A new Economic Snapshot shows that the pay gap between CEOs and employees has widened considerably over the last several decades. Today CEOs make 276 times more than typical workers—compared with 20 times more in 1965 and 30 times more in the late 1970s. From 1978 to 2015, CEO compensation grew 941 percent—while the compensation of a typical worker grew just 10 percent. …
In a new report, EPI’s Josh Bivens and Hunter Blair write that a financial transaction tax (FTT).
What this report finds: A well-designed financial transaction tax (FTT)—a small levy placed on the sale of stocks, bonds, derivatives, and other investments—would be an efficient and progressive way to generate tax revenues. Gross revenues from a well-designed FTT would likely range from $110 billion to $403 billion. And net revenues (including offsets from reduced income, payroll and capital gains taxes, and increased borrowing costs) would likely be substantially higher than some other recent estimates indicate. This is mainly because other estimates’ assumptions about the volume of financial transactions an FTT would crowd out are too high, and because an FTT is likely to redistribute rather than reduce overall incomes. Regardless of the level of revenues raised, an FTT would be a win-win for the U.S. economy. Higher revenues would result in more funds for social insurance programs and much-needed public investments. Lower revenues would be the result of the FTT crowding out financial transactions of little value to the U.S. economy. This would boost Americans’ incomes through lowering fees on financial services, such as the management of 401(k)s and other accounts.
Why this matters: As the U.S. economy continues to recover from the 2008 financial crisis and the ensuing Great Recession, an FTT would help ensure the financial sector compensates other sectors of the economy (particularly U.S. households) for the damage the sector inflicted. Through generating tax revenues, decreasing the fees Americans pay on their investments, and shrinking unproductive parts of the financial sector, an FTT would help Wall Street work for Main Street.
At a popular sit-down restaurant in Independence, Missouri, Allison waits tables for $3.60 an hour — the going rate for servers at her restaurant.
Advocates of raising the federal hourly tipped minimum wage of $2.13 up to the standard minimum wage — currently pegged at $7.25 — understand that living on tips is difficult. As Allison put it, “There are times when guests have left me one dollar or 50 cents just because they got angry at something.”
In other words, tipped workers are financially insecure. According to the Economic Policy Institute, tipped workers are more than twice as likely to fall into poverty and nearly twice as likely to be on food stamps as the general population.
But there is another, less obvious, reason to abolish this sub-minimum wage, according to a new report from the Restaurant Opportunities Centers United (ROC).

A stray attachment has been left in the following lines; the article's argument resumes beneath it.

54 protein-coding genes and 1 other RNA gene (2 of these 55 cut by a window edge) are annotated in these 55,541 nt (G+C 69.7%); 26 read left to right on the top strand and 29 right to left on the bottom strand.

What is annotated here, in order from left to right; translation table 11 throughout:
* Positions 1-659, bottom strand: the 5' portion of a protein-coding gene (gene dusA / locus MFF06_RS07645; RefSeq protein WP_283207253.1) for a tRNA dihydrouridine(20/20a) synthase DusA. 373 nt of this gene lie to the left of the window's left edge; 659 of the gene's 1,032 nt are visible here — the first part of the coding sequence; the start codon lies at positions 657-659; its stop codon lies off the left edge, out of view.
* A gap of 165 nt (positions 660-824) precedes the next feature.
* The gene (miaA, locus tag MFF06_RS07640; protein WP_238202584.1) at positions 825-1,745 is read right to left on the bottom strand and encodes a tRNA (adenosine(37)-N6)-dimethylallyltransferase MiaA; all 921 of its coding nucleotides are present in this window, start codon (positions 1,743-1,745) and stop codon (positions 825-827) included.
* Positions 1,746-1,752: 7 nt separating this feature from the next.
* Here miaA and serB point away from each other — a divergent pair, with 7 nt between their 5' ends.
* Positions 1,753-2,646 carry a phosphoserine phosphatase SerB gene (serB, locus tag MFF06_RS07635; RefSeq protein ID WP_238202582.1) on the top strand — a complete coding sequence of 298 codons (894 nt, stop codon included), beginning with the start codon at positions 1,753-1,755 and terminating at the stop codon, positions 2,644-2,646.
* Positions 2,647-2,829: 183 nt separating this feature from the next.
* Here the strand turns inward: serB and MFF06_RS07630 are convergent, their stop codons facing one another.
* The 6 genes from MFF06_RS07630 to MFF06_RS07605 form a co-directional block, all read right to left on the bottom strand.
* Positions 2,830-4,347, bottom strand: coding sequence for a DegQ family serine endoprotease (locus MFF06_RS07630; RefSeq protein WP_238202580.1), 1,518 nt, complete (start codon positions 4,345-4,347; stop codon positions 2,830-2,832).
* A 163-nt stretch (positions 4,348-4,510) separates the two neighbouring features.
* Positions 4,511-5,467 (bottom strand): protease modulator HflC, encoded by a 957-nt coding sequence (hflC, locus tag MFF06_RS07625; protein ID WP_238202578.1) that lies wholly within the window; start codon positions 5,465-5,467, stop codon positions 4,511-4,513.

Not only are servers like Allison more likely to be poor — they are also highly likely to experience sexual harassment on the job. The new report found that a staggering 90 percent of tipped workers in the restaurant industry are sexually harassed.
Surveying nearly 700 current and former restaurant workers, ROC — in partnership with Forward Together — found that customers, co-workers, and management regularly impose “unwelcome sexual advances, requests for sexual favors, and verbal or physical conduct of a sexual nature” on industry employees.
Women reported experiencing sexual harassment more often than men, with a majority of respondents encountering it on at least a weekly basis. Women were also more likely to say that sexual harassment was “an uncomfortable aspect of the work environment.”
Living on tips means that women — who make up two-thirds of all tipped restaurant servers — are forced to rely on customers for their income rather than on their employer.
This creates an environment, the report says, in which women must “please and curry favor with customers” for their livelihood. Often, that means tolerating unwanted sexual advances. So it’s no surprise that while the restaurant industry employs only 7 percent of American women, it generates more than a third of all federal sexual harassment claims.
Yet the phenomenon varies widely from state to state. Interestingly, the report found that in states that pay the same minimum wage to all workers — tipped and non-tipped alike — women were less likely to experience sexual harassment.
In so-called “$2.13 states,” however, tipped women workers were three times more likely to be told by management to “alter their appearance and to wear ‘sexier,’ more revealing clothing” than they were in states that had eliminated the tipped wage. And they were twice as likely to experience sexual harassment as women in states that have one minimum wage for all workers.
Men and non-tipped workers were also more likely to report being sexually harassed in $2.13 states.
What does all this add up to?
Eliminating the sub-minimum wage for tipped workers would do more than just improve women’s financial security. It would also create a safer, more equitable workplace where servers like Allison won’t have to tolerate inappropriate advances to make a living.
ROC is continuing to collect stories from tipped restaurant workers on its website at rocunited.org. If you’ve ever experienced sexual harassment in the restaurant industry, share your story with ROC.
It’s time to send a message to the industry and to policymakers that servers aren’t on the menu.
OtherWords columnist Marjorie E. Wood is a senior economic policy associate at the Institute for Policy Studies and the managing editor of Inequality.org. IPS-dc.org Distributed via OtherWords.org